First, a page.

Micah: It’s an intensive, two-year master’s offered by the University of Oklahoma. The College of Education sends professors to Shanghai during vacations for one week of class, 62 hours total, including a practicum that we’re just finishing now. It’s a general Master’s in Education that is meant for teachers from preschool up through high school, and includes courses like Intro to Teaching and Learning, Educational Psychology, Theory and Research in Education, and Instructional Technology. Enrollment was not limited to foreigners, but only 3 out of 15 students are native Chinese, probably because the entire program is being conducted in English. I suspect that some of the professors were mentally prepared to teach a majority Chinese class, but that doesn’t mean they lowered the pace or difficulty of the material.
John: In terms of course content and professors, how does your program compare to comparable programs in the States?
Micah: In theory the content is offered at the same level as it was in the United States. Some professors have tried to get our input from a Chinese perspective, but the majority of the students are from the US or other nationalities, and the Chinese students either don’t participate much in discussions or have a hard time bridging the cultural gap with the professors. The Tech Ed class also had a heavily modified syllabus since many online tools aren’t available in China; thanks a lot, GFW! The professors are what you’d expect anywhere—some good, some bad—but overall I’ve been very happy with the caliber of the instructors and the level of instruction.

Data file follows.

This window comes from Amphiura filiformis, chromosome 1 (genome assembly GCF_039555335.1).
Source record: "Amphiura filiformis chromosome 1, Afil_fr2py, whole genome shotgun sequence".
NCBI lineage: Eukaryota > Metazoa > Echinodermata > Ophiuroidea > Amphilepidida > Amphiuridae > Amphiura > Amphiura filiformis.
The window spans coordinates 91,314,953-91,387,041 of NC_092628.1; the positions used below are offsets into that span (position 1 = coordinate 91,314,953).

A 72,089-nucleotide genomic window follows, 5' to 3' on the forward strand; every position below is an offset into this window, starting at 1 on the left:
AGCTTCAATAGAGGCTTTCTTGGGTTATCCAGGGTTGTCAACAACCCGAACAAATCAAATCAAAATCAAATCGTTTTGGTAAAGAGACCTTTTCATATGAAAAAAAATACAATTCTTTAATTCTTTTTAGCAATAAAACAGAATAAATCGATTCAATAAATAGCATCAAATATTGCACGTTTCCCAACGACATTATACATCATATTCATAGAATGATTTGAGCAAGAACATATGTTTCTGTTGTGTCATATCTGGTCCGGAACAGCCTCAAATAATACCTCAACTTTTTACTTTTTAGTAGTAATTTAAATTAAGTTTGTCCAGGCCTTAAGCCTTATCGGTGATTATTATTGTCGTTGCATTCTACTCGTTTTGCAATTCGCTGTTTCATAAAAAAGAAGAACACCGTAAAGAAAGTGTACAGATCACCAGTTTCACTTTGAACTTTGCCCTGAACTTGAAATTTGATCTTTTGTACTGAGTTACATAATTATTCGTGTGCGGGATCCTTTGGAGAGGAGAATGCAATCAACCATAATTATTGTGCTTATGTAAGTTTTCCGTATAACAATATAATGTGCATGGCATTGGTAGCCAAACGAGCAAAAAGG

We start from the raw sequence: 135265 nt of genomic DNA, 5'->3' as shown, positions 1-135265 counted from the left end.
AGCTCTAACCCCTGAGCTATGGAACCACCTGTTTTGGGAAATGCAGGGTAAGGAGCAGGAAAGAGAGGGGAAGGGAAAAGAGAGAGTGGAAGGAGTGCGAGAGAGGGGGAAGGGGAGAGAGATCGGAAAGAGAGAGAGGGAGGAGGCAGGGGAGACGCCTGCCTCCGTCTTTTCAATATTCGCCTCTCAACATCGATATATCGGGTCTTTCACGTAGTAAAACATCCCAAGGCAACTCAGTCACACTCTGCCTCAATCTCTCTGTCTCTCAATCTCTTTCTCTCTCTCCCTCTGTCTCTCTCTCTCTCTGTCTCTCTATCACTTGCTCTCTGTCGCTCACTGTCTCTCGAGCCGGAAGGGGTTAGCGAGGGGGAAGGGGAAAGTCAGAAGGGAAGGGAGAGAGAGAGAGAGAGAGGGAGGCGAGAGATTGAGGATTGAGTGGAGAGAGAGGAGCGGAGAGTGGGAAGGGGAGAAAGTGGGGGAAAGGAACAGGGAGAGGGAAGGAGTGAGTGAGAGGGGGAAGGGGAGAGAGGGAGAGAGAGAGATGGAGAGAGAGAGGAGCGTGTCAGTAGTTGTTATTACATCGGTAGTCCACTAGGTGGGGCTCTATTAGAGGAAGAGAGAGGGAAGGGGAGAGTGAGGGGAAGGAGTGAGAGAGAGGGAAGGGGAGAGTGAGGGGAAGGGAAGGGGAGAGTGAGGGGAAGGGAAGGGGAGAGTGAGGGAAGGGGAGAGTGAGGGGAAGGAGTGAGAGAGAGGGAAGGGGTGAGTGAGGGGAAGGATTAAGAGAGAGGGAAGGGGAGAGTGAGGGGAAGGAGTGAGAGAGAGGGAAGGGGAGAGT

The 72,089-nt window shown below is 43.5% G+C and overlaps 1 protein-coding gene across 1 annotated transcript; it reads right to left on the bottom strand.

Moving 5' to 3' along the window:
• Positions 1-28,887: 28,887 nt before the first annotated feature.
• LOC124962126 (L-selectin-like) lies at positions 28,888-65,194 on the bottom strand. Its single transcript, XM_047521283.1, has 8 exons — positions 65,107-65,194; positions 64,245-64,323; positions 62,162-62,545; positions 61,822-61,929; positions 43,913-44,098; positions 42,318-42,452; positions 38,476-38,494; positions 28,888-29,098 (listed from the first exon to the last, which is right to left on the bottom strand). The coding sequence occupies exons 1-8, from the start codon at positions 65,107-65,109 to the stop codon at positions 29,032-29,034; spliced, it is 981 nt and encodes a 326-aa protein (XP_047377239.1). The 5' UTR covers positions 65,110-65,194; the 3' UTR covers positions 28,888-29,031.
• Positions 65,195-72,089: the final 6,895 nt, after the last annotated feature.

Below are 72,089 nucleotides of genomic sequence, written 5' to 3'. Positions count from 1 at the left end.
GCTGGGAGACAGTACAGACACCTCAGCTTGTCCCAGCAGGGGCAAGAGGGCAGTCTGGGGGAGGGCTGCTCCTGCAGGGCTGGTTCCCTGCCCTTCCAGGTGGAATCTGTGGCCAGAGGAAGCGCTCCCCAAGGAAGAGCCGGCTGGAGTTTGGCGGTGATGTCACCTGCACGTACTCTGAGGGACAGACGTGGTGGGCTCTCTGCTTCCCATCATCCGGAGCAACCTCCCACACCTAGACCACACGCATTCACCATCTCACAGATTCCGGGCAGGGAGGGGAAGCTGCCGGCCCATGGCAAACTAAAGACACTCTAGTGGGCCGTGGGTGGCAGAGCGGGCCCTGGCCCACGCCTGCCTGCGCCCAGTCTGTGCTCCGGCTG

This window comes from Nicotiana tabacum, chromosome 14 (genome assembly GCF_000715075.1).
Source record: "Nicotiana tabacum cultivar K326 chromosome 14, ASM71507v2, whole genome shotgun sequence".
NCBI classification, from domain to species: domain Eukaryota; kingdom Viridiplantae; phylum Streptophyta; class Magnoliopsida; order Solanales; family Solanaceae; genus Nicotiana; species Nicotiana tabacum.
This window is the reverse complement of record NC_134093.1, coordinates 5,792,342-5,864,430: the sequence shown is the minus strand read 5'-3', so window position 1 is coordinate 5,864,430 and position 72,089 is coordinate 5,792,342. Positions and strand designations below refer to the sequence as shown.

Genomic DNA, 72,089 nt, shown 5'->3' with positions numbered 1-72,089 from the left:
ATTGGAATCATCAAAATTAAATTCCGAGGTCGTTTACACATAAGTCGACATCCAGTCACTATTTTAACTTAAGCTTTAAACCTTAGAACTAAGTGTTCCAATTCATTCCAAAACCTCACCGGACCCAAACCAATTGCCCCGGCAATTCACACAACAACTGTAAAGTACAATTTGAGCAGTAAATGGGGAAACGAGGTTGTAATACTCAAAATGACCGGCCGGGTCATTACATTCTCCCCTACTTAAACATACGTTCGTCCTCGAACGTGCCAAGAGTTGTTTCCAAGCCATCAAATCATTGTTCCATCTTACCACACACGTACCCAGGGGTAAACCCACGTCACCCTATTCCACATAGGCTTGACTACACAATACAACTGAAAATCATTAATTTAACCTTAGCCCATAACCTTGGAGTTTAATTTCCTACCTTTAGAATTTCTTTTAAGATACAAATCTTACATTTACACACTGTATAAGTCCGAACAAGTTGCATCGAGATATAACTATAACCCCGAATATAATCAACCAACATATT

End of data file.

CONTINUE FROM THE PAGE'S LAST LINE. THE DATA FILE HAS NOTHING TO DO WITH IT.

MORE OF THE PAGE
John: Education in China has long been the focus of various debates. Has Chinese-style education impacted the content of your program?
Micah: Due to the nature of the program, it hasn’t been impacted by Chinese-style education. However, my wife Jodi is concurrently studying for a second undergrad degree in early childhood education at ECNU and what has been interesting is comparing the teaching style and content in courses or topics that we’ve both studied. Jodi’s classes, of which I’ve been able to sit in on a couple, place a much greater emphasis on content than on practice. One particularly bad teacher would just spend the lecture talking through the text and pointing out facts or passages that test questions would be taken from; it was a textbook case of teaching to the test. Add to that the Chinese reverence for (their 5000 years of) history and you have a lot of content to cover. On the other hand, I felt like my program emphasizes practice over content, sometimes to a fault. In some classes the professors spend a lot of time talking about how we feel and what we do in our classrooms, and neglect to give us a framework on which to organize our ideas. As you might expect, the teacher with the most organized notes and Powerpoints was the one prof of Korean heritage.